- Finally because an arbitrage bet requires all outcomes of the game to be too high, arbitrage bets do not occur as frequently as value bets. Reducing the potential turnover. Remember that with an avg. ROI per bet is 1%, one needs a high turnover to make good money.
3) VALUE BETTING
To explain it simply a value bet to take only one side of an arbitrage bet. So instead of betting on all outcomes one only places a bet on e.g. the home team to win. More generally speaking a value bet can be described as placing a bet at a higher odds than its underlying probability. So one can use the soft side of an arbitrage bet to place a value bet, but that is not the only way of identifying them.
- This article shows an example of a value bet with a coin toss.
- This article explains how we can leverage the fact that different bookmakers offer different odds to find value bets.
- This article shows you a practical example of a value bet that occurred on a European Bookmaker in a cup game between Chelsea - Manchester City.
The major pros of value bets:
- They occur more frequently than arbitrage bets, thus one can get in a much larger sample size of bets and turnover.
- The avg. % size of the value bets and thus the % ROI per bet is higher for value bets than arbitrage bets.
- They are more difficult for the bookmakers to spot than arbitrage.
The major cons of value betting
They are higher risk than arbitrage bets, which in theory (but not necessarily in practice as covered above) are risk free. Because one only takes one side of the game, the variance is higher (This article and this video explain the concept of variance and how it relates to value betting). Let’s use an example: If one takes a bet with 2.0 in odds, one can only expect to win 50% of the time. In the short run, anything can happen, e.g. losing 10 coin tosses in a row. But over a large sample size, let’s say 10 000 tosses, the distribution of the number of heads and tails will be pretty much spot on 50/50. So in the short run, variance and swings will have a large impact on your results.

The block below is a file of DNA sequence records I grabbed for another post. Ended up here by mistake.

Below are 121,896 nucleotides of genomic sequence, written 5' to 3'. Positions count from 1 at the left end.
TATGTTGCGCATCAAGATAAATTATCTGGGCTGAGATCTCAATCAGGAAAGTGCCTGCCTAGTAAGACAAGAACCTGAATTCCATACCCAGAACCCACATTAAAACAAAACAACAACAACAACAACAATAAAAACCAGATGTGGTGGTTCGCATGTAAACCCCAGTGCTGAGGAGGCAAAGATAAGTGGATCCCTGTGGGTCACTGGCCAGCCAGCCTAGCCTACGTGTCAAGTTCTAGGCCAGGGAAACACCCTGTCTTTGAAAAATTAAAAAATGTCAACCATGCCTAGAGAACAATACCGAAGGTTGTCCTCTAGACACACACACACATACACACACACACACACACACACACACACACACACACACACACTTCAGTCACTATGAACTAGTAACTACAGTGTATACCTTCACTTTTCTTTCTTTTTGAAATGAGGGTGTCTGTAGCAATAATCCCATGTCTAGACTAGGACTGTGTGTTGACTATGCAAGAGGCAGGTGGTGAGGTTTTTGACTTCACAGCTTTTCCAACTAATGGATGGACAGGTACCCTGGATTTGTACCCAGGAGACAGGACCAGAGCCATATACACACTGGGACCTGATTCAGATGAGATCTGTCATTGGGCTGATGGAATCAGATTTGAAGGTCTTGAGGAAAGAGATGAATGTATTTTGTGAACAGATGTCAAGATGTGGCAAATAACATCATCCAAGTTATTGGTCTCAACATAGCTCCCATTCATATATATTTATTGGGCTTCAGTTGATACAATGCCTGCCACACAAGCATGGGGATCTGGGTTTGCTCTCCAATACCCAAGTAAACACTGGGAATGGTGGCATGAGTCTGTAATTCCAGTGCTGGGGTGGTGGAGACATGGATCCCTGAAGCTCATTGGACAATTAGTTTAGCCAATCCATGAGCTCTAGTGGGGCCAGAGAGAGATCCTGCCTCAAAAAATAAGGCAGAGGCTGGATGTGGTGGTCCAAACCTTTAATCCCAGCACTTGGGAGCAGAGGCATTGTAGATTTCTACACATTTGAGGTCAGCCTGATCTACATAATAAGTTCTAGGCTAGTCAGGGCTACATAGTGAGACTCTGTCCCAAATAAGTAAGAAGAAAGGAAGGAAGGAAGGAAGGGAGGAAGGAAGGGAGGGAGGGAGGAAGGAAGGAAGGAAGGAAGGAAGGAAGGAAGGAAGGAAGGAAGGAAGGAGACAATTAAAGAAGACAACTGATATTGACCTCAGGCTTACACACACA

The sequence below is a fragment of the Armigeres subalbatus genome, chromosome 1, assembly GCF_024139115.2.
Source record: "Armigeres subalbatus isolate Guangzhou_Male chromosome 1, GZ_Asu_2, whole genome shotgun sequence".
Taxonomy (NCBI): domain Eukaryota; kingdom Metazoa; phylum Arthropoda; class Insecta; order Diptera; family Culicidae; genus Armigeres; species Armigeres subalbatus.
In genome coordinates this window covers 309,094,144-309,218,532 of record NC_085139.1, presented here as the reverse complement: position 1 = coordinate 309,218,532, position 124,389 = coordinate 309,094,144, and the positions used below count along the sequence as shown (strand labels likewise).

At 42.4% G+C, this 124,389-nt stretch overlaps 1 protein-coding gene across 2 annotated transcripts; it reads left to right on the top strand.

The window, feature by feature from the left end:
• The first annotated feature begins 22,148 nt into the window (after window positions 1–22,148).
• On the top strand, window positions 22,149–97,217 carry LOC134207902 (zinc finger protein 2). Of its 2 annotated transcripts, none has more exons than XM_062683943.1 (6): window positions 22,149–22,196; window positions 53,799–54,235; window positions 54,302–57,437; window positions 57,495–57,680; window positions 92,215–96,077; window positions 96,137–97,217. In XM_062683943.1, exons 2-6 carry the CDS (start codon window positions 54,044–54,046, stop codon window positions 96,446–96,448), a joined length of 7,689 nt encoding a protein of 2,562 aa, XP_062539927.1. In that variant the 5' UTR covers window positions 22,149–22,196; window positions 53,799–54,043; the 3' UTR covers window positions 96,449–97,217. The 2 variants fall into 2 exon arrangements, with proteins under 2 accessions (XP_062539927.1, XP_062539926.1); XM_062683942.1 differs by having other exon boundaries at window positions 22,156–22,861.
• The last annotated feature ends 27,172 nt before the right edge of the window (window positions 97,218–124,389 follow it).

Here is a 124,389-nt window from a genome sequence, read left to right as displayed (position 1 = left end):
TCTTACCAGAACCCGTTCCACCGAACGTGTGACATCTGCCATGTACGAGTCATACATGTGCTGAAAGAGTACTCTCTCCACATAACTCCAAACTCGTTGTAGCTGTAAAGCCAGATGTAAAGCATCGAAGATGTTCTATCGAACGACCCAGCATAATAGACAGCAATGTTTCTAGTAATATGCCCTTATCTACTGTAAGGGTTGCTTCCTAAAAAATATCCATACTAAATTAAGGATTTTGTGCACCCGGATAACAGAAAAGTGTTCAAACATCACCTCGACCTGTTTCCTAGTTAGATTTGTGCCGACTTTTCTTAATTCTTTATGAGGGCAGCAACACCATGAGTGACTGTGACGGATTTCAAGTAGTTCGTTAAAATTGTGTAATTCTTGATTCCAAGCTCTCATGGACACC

Managing the Risks of Value Betting
The good thing is that this risk can be managed by:
- Spreading your risk over a large sample size of bets.
- Proper stake sizing as covered in this article and this video.
- Taking steps to reduce your variance (the most important being taking lower odds, which equals higher probability of the team winning).
More Pros and Cons of Arbitrage Betting vs Value Betting
Too good to be true? No, but bookmakers limit winning players.
Does all of this sound too good to be true? Well, a con of all three approaches is that just like any other winning strategy, the soft bookmakers will limit you, if you win over time. Effectively putting a cap on how much money you as an individual can make. However, I would like to remind you that this does not mean that you can't extract solid profits from the bookmakers before this happens. Also, when you reach this stage, if you have a large enough bankroll to do so, you can continue with value betting on the Asian bookmakers. These bookies take higher stake sizes and don't limit winning players.
Which strategy should I choose?
It depends on your risk reward profile. But at Trademate we are all about value betting as this gives the highest potential for reward of the 3 ways to find value. This is what we do ourselves and why we made the ultimate tool to help you identify value bets.